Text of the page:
‘These days people call anything shiny, lacquer,’ says Pedro, but the real thing is incredibly beautiful, and has a soft velvety finish. I grind my own pigments for the colour because I hate the flat feel of made-up paint.’
There is nothing self-conscious or pretentiously arty in any of this. Marianna and Jim are both driven by love of the work, and a desire to make contemporary objects using traditional techniques, and developing those techniques where necessary.
‘We want to keep skills alive, but we want to do modern work,’ says Jim. ‘We never make reproductions. We use the past as a guide and then we re-invent it.’
When Jim isn’t designing furniture, you’ll find him drawing up plans to help people in Spitalfields restore their houses in a way that is neither slavish nor garish, Marianna is likely to be nearby, in her old apron on her hands and knees, messing with lime-wash. She laughs, and shows me the stains on her hands,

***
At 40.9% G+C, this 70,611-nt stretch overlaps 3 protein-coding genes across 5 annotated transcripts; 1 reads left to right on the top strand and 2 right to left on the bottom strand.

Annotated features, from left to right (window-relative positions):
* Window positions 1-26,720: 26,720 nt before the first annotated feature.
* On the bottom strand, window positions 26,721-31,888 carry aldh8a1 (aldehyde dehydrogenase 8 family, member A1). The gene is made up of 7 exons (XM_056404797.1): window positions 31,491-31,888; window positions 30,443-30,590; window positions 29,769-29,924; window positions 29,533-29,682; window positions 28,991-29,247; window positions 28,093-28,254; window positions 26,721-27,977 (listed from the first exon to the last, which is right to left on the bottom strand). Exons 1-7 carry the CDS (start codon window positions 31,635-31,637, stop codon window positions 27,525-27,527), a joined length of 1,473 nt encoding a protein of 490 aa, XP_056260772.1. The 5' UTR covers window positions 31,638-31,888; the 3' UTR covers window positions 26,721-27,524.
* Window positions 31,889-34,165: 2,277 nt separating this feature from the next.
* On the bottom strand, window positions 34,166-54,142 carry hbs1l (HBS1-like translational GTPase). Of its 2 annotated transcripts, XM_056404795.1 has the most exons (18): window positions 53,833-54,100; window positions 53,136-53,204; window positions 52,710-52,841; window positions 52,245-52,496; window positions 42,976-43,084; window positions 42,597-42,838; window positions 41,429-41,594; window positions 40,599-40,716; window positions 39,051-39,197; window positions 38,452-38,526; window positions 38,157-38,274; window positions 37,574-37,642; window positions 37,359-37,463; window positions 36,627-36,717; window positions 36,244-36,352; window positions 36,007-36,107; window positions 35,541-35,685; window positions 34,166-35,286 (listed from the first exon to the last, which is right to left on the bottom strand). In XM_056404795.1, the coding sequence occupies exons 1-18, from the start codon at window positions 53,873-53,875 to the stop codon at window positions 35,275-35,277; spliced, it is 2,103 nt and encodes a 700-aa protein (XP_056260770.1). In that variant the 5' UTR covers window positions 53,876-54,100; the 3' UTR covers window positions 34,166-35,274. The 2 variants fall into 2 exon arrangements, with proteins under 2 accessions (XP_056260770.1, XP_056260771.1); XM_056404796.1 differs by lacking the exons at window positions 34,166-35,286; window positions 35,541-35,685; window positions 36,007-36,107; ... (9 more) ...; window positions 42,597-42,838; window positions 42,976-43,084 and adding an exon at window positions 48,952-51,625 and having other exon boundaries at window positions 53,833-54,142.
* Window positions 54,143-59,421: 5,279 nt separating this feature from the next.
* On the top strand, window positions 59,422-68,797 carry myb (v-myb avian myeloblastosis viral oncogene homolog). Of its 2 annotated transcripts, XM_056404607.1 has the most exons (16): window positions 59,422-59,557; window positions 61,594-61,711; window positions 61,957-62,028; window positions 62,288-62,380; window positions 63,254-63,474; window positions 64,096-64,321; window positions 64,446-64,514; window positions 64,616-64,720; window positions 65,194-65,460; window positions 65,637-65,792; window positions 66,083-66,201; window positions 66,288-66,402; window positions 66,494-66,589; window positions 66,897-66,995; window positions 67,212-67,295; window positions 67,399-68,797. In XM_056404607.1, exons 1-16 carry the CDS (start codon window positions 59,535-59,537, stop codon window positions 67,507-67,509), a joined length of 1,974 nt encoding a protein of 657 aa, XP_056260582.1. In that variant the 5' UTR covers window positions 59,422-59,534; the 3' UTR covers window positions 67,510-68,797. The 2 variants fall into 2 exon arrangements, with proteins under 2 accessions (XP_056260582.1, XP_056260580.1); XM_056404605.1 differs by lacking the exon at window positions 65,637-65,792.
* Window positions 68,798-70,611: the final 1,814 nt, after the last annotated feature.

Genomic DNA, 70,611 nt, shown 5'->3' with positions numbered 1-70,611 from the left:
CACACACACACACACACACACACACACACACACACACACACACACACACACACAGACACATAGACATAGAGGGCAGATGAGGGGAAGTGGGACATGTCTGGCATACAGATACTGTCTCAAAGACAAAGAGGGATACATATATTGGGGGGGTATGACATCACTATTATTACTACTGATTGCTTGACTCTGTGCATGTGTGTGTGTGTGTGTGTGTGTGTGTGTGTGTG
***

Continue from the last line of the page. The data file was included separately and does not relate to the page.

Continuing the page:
‘I guess when I’m 70 years old, I’ll still be painting someone’s ceiling with gesso,’
I hope she will. Marianna and her factory is the real centre of Spitalfields. Its energy and its excitement cluster here, outside of anything that can be called normal life. Thank God for that; in our mass-market consumer world of ready-made and disposable objects, we need a few people with different values.
‘Buy one or two things you love and don’t buy anything else’ says Marianna, putting on her lipstick but not taking off her old apron, as she goes to meet a client.
On the way, one of the tramps hails her,
‘Hey Marianna -take a rest! But not for too long, because if you stop, everything stops.’